Lining Up and Muzzled
One morning in early April, Carmen Rojas recalls how she made the most of laundry soap during Cuba’s so-called Special Period. “The soap chips are stored in nylon, so that the original fragrance is not lost. You can boil them or rub them with a grater over your clothes,” says this 57-year-old retiree, who lives in Santa Clara. “Then rinse with three or four buckets of water, so that your clothes are not mottled.”
“There was no detergent then,” recalls Rojas, who subsists thanks to the remittances sent by her brother from Spain. “Now we are in the same situation. Nothing catches me by surprise anymore. What worries us most is food. One can live without bathing.”
In a way, the Government’s reasoning has been similar. Faced with the tightening of the embargo and the fall in tourism, caused by the restrictive policies of the Donald Trump Administration and the collapse of Venezuela, the authorities responded by prioritizing the essentials.
In September 2019, the Minister of Internal Trade, Betsy Díaz Velasquez, ratified it: “the priority is food,” she told the state-run newspaper Granma. In a country where the population lives with chronic shortages, providing food seemed sufficient, but with the arrival on the Island of Covid-19 the essential changed. Now bathing is necessary to survive.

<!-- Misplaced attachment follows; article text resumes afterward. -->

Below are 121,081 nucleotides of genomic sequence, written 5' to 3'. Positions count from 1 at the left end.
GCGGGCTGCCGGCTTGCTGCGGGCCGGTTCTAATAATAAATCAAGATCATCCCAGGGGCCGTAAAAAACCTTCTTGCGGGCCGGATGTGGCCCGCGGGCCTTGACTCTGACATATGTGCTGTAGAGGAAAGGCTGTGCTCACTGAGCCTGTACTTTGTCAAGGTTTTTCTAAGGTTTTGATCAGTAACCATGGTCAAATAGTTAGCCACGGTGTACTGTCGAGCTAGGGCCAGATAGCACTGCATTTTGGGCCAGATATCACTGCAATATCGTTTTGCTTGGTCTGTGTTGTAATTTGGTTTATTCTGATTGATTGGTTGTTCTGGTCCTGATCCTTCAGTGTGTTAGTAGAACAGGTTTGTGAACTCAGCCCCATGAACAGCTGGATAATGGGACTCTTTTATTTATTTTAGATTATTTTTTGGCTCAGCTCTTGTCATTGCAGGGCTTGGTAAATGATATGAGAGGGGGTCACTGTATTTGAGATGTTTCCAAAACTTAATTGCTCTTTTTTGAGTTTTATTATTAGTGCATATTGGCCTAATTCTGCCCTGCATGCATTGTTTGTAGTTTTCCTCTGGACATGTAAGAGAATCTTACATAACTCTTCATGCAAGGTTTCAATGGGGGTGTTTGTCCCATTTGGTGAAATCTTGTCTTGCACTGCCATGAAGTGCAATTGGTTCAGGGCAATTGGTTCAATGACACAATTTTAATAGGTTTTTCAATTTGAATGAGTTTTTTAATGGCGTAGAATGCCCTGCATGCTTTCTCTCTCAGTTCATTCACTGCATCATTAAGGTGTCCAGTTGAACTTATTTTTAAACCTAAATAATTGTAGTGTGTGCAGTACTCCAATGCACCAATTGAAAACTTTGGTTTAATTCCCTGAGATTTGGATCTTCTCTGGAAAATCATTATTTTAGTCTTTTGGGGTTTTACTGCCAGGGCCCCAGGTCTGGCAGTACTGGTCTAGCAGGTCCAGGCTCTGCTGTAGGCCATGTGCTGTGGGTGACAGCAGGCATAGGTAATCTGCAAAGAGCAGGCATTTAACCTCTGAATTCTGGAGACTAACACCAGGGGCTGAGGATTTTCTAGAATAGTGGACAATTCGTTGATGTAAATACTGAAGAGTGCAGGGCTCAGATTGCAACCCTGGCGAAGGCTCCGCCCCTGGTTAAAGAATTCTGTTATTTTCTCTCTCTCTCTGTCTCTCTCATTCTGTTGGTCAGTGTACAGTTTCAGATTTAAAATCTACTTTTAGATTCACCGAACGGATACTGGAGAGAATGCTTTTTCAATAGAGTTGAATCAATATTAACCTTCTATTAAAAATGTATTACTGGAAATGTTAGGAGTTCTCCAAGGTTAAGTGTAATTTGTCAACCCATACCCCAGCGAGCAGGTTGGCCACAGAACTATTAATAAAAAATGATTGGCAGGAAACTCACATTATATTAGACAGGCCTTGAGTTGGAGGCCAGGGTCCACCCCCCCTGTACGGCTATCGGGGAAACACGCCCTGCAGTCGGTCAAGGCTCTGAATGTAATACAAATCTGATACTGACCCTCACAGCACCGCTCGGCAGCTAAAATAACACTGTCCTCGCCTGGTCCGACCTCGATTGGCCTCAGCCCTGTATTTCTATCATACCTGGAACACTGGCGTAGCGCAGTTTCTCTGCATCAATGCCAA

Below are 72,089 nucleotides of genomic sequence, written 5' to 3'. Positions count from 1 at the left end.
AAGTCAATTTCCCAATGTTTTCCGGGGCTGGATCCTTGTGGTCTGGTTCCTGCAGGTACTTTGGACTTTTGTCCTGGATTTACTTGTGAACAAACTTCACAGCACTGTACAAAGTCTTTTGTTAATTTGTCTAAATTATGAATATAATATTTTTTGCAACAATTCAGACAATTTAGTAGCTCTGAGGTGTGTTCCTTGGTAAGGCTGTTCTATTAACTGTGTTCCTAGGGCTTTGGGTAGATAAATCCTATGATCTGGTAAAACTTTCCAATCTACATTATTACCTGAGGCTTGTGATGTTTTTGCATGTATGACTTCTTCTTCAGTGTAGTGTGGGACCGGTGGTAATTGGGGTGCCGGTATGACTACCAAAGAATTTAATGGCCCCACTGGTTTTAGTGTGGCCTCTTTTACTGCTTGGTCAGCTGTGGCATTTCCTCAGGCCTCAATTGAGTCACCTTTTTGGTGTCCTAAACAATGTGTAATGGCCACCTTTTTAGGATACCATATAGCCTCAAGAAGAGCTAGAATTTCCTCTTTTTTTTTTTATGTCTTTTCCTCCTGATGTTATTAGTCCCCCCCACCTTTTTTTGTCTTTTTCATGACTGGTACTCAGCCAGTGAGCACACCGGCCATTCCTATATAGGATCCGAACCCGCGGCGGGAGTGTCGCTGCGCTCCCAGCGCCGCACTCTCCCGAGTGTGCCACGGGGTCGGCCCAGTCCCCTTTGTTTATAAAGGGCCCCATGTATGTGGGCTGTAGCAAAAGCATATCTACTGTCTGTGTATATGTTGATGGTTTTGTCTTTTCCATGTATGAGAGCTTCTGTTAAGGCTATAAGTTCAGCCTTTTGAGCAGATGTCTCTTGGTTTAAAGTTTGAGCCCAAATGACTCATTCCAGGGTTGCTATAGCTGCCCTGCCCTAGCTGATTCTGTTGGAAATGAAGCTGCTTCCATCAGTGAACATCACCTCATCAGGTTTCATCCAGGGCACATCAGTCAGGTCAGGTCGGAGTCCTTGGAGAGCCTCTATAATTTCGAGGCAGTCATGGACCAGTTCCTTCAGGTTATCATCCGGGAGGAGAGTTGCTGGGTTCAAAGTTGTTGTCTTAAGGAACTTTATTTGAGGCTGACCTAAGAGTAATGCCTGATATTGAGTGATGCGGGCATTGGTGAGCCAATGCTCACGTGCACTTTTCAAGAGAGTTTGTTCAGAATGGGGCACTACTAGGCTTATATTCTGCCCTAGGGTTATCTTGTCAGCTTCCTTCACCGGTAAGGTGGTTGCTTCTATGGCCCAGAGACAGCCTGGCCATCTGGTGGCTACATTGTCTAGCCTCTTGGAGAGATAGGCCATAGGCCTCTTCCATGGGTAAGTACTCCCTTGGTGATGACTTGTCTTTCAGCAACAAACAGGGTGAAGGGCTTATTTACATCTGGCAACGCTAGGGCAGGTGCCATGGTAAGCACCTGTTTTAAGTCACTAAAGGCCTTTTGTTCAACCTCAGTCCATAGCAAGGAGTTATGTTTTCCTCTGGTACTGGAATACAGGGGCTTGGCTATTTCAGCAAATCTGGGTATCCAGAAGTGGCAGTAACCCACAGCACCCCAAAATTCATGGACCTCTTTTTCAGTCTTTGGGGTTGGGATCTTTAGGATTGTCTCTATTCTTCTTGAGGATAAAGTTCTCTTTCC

The virus is exposing the weaknesses of the countries it passes through, and Cuba is no exception. Although Cuba claims that its public health system is better than that of many countries in the region, and the government lacks the counterweights of a democracy (factors that helped China overcome the pandemic), hygiene and isolation recommendations are more difficult to apply than in other nations.
One of the Government’s first measures was to include a hygiene package in the ration book with three bath soaps — one for washing clothes — a tube of toothpaste and a liter of chlorine for every two people. But many doubt if this quantity is really sufficient or if it will be possible to distribute these products in all municipalities and during all the months that the pandemic lasts.
Minister Diaz Velasquez said on April 9 that washing and toilet soaps had only been distributed in 84 of the 168 municipalities in the country and that the average availability of chlorine nationally was 1.5 liters per person. Furthermore, he added that liquid detergent and toothpaste “may need to be purchased over a period of three months, depending on their availability.”
Toiletries were removed from the ration book in late 2010 and have been sold in the unrationed market since then, but in recent years they have been scarce in stores selling in national currency and often have been available only in convertible currency stores, controlled by the Army business group, whose prices are often unattainable for those who live on state wages.
Nor is it easy to comply with the measures of isolation and social distance, because getting enough food is not possible, especially for products that are distributed irregularly.
“What happens is that they give them to you a little bit at a time and you have to be aware of where they are going to put them up for sale,” says Gipsi Peña, a young woman from Santa Clara who has already spent time in three lines in April. In addition, due to the limitation of units for sale, it is common for consumers to come as a family group so they can purchase more, which increases the size of the crowds.